One of the biggest challenges youth basketball coaches face is scoring against a zone defense. Inside this article, we discuss 12 simple secrets for getting high percentage shots against any type of zone.
Looking for basketball plays to help your team score against a zone defense? This article will surely help.
Playing against a zone can be a hard nut to crack... and extremely frustrating for coaches at ANY level. Whether you're playing against a 2-3, a 1-2-2, a box and 1, or some other variation, there are a number of key challenges to face.
Challenge #1: The key gets almost completely clogged up. So there's no easy way to get the ball inside to your "bigs."
Challenge #2: Penetration is almost impossible too. Even if your wings can get past the perimeter of the zone, there's always another defender right there to close off the driving lane.
Some coaches encourage their kids to launch up dozens of "Hail Mary" three-pointers… and pray that a few of them fall. But if you lack a real threat from "downtown"… or your team has an off shooting night… then this strategy won't even stand a chance.
The truth is, there are 12 key concepts to attacking a zone defense that are almost never taught to today's youth and high school coaches. These concepts are simple to learn, easy to teach, and (when used correctly) explosively powerful.
Best of all, they work for almost ANY team… even if your kids are small, slow, or can't shoot.
Let's go through these one by one.
Tip #1 - Inside Outside Theory
Getting the ball down into the paint is probably the single most effective strategy you can use against a zone defense. Interior passing forces the zone to contract, and when your post players kick it back out, the defense has to scramble to close out on the perimeter.
So you keep the defense off balance and get more open looks from outside.
Tip #2 - Recognizing The Zone
For starters, you and your players need to learn how to recognize the difference between a man-to-man defense and a zone… and how to identify the different zone formations you'll see in your league.
Tip #3 - Poise-Patience Payoff
In the early part of a possession, the defenders inside a zone are crisp and energetic… quickly rotating from spot to spot and communicating with their teammates.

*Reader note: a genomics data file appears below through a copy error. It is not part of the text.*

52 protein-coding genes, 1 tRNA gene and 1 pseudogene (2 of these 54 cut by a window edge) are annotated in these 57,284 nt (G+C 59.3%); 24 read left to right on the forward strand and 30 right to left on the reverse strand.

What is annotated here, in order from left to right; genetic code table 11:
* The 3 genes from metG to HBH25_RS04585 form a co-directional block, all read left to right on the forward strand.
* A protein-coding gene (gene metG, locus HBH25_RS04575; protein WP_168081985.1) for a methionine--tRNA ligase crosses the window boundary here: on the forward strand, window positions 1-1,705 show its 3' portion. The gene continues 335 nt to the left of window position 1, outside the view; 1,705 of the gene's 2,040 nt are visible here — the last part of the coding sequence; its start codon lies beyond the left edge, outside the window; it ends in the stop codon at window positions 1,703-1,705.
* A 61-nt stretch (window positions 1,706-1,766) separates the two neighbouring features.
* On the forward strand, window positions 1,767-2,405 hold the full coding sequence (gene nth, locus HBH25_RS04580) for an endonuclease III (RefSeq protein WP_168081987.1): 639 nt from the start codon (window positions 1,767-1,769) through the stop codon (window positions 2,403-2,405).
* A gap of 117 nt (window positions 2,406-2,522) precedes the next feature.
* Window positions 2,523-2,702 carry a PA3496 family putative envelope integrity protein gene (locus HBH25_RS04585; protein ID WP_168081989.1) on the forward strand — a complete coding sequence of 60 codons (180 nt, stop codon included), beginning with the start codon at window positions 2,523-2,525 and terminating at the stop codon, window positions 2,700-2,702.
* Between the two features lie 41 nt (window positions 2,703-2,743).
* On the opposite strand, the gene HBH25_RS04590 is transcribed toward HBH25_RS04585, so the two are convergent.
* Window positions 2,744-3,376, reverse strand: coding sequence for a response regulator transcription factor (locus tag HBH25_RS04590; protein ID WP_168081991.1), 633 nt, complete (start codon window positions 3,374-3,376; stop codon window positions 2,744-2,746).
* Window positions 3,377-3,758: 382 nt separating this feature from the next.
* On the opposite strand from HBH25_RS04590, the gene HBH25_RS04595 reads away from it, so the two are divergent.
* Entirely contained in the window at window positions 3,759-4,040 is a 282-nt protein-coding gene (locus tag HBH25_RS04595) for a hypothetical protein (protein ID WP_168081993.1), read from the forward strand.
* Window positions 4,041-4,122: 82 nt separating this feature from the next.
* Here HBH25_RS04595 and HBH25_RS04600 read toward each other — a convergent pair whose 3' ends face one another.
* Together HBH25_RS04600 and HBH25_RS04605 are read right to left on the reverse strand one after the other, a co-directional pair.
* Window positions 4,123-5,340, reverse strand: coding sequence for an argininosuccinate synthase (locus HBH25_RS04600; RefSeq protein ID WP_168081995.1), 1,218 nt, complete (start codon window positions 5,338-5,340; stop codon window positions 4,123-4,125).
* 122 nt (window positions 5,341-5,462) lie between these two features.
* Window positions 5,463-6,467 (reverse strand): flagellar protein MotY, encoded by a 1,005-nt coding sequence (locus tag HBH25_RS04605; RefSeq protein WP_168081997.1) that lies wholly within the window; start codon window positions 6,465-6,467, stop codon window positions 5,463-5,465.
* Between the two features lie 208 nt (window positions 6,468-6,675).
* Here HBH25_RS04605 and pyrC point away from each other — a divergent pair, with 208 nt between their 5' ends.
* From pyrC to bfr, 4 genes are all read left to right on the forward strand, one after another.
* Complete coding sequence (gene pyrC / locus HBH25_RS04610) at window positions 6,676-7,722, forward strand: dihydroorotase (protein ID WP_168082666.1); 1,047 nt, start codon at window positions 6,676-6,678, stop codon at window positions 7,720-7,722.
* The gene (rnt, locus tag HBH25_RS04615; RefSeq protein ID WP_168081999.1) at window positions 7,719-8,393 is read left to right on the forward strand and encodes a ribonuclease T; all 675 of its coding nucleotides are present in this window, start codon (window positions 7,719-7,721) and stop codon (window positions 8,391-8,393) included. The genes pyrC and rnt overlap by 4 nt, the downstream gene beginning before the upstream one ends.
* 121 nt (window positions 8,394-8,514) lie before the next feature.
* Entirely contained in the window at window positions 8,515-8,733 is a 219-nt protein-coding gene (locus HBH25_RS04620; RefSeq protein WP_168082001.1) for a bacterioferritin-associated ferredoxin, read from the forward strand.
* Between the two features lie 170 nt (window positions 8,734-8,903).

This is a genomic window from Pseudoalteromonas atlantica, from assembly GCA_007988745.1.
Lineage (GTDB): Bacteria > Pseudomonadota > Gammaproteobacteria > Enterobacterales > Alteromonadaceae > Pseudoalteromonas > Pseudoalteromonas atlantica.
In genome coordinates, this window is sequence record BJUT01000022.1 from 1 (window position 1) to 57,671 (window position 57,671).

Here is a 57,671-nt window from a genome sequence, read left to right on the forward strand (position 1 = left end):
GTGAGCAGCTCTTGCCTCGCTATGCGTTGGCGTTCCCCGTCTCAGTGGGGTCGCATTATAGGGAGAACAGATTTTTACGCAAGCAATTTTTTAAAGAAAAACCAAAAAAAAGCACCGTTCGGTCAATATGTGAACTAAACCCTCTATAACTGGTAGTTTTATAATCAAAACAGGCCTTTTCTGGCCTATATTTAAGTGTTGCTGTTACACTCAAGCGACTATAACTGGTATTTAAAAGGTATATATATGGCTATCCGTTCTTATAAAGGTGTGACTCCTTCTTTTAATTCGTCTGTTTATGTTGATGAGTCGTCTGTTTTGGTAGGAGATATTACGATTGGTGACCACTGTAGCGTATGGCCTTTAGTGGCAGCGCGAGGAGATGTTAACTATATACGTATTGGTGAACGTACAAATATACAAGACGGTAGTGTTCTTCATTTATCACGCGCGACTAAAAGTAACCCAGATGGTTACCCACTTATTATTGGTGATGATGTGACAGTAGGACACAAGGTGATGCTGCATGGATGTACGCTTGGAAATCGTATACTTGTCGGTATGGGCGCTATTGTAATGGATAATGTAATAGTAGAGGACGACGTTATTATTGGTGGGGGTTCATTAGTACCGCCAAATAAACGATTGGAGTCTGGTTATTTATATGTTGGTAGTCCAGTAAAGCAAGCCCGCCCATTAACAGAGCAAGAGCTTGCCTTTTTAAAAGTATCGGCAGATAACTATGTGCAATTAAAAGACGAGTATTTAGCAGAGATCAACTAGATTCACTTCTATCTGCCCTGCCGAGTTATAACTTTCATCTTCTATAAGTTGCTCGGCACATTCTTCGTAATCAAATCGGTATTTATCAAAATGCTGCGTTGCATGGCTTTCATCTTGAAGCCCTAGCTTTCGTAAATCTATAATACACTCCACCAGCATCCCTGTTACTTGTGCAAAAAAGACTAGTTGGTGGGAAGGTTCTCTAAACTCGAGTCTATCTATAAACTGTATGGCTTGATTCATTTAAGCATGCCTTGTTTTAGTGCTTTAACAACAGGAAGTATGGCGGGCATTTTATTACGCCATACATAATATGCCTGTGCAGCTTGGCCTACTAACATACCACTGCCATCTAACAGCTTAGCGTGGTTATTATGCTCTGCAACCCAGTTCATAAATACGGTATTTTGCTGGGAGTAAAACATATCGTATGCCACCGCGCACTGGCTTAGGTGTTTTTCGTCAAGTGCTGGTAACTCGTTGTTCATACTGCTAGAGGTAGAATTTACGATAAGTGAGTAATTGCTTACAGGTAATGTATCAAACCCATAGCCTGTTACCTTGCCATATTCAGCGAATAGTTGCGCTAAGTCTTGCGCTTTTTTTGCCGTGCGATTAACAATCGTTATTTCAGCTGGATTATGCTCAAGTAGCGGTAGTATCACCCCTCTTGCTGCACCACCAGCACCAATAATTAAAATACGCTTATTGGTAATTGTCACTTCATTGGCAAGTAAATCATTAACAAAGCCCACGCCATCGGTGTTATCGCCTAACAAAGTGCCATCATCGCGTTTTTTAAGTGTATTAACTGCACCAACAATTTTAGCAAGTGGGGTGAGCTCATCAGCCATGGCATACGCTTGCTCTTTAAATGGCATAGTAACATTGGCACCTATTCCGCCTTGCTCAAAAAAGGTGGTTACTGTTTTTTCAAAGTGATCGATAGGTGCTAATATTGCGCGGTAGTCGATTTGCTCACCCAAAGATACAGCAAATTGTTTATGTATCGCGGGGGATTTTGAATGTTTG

But after 10 or 20 seconds, the kids get tired… their rotations break down… and (almost like magic) scoring opportunities will open up for your team. If your players can be poised and patient against a zone, they'll get plenty of chances for high percentage shots.
Tip #4 - Dribble With A Purpose
There are 2 key ways to use the dribble against the zone. The first is to dribble and draw defenders, then set up your teammates for an open shot. The second way is to penetrate through the gaps and beat two-fifths of the zone for a pull-up.
Incorporate those attacks into your zone offense, and encourage your guards to be aggressive whenever they're handling the ball.
Tip #5 - Pass The Rock
There are 4 critical passing techniques your players need to master to break down a zone defense. The chest pass for swinging it around the perimeter… the bounce past for post entry… the skip pass to get it to the weak side… and the lob pass to get over top of the zone.
Tip #6 - Get Your Spacing Right
Never... ever... EVER allow a zone defender to cover two or more of your players. Train your team to use proper spacing on the floor so the zone is forced to spread out and cover as much area as possible. Make sure your kids are at least 15 feet apart on the perimeter… and about 10-12 feet apart inside.
Tip #7 - Game Situation Shooting
Spend at least 30% of your practice time on game-situation shooting drills. This is NOT just throwing out a bunch of balls and allowing your players to fire up jumpers from anywhere they want. Instead, pick out the spots where the "gaps" in the zone usually are (the high post, short corner, 3-point line) and run structured partner-passing drills to get as many reps in as possible.
Tip #8 - Offensive Rebounding
Probably the biggest weakness of a zone defense is rebounding. Since the defenders are not matched up man to man, they have a tougher time finding their boxing out assignments when a shot goes up. If you can teach your kids how to get after the ball with intelligence and aggression, you'll EASILY get an extra 5 or 10 offensive rebounds per game.
Tip #9 - Screening Against A Zone
Using interior screens can allow your forwards to dive across the lane and receive a pass for a high percentage shot. Or (if you learn to do it correctly) you can use perimeter screens to set your shooters up for open looks from the outside.
Remember to remind your screener to come back for the ball!
Tip #10 - Use Triangles
The goal here is to move the ball to a point on the floor where you have 3 offensive players guarded by 2 defenders. This is the classic "overload" … where you try to outnumber the defense to gain an advantage and get more open looks at the basket.
Tip #11 - Attack From The Rear
Train your post players to "lurk" under the basket where the zone defenders are unable to see them and follow the ball at the same time. Then… when the opportunity presents itself… the "lurkers" can pop into the middle of the key for a pass and quick shot.
Tip #12 - Master The Timing
The single most important key to any half-court offense is timing. Your entire team needs to be on the same page, so that the offense is initiated by the first pass, and all 5 players have their movements, cuts, and screens timed correctly. Get the reps in at practice and this will come easily over time.
And if you'd like to learn more offensive tips and strategies, please visit my site for a free coaching video:
Coach Pat Anderson is a youth basketball coach and publisher of www.Online-Basketball-Drills.com. Visit his site today for more than 723 free basketball plays, drills and practice ideas.